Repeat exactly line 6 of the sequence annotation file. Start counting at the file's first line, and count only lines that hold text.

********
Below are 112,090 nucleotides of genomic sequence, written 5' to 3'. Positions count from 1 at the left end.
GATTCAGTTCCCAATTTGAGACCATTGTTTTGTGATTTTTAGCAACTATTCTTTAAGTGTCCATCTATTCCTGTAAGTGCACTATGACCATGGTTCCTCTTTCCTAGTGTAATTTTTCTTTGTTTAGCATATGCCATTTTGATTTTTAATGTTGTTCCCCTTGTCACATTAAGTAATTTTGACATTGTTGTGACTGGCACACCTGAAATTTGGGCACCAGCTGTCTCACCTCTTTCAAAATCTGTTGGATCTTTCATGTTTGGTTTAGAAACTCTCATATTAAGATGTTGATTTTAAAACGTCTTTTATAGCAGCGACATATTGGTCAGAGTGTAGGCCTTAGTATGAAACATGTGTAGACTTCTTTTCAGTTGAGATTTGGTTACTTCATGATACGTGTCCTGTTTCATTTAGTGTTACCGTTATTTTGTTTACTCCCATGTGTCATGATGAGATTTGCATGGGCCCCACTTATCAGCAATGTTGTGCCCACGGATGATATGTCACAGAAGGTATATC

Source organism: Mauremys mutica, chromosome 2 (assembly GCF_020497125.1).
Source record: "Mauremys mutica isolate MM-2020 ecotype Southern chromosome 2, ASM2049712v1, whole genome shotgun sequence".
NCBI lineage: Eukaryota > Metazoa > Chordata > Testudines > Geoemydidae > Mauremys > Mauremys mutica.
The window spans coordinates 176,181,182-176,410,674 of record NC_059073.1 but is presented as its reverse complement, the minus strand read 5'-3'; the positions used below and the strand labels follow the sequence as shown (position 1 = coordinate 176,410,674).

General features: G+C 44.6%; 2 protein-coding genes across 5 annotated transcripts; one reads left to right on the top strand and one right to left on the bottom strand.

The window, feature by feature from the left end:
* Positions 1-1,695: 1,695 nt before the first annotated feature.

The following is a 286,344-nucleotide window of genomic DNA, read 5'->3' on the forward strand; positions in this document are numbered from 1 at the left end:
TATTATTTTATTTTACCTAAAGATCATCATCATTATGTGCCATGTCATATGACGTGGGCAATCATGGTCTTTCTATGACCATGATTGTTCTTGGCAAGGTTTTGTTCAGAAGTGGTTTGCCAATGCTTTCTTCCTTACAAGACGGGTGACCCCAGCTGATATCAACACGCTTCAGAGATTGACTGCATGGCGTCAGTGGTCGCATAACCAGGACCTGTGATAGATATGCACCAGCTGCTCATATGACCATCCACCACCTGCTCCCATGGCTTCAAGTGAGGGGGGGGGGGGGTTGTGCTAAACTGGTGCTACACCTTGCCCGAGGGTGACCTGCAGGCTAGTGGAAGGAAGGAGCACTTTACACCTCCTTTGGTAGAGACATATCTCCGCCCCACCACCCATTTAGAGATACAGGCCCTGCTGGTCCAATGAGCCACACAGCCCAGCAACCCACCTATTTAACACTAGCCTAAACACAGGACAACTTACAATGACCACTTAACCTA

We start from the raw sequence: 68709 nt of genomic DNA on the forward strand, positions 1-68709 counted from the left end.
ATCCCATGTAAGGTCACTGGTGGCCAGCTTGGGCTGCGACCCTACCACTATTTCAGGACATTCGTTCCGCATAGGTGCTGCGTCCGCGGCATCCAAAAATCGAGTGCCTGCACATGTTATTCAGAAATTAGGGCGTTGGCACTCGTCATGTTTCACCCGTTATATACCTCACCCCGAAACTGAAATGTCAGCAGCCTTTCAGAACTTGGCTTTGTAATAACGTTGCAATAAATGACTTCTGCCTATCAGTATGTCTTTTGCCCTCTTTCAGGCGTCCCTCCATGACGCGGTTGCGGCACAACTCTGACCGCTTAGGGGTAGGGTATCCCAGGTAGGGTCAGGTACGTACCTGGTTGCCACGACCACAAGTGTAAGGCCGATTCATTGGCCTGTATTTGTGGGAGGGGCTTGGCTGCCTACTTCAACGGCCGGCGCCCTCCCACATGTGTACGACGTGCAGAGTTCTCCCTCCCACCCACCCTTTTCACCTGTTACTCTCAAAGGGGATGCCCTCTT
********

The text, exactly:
The window spans coordinates 176,181,182-176,410,674 of record NC_059073.1 but is presented as its reverse complement, the minus strand read 5'-3'; the positions used below and the strand labels follow the sequence as shown (position 1 = coordinate 176,410,674).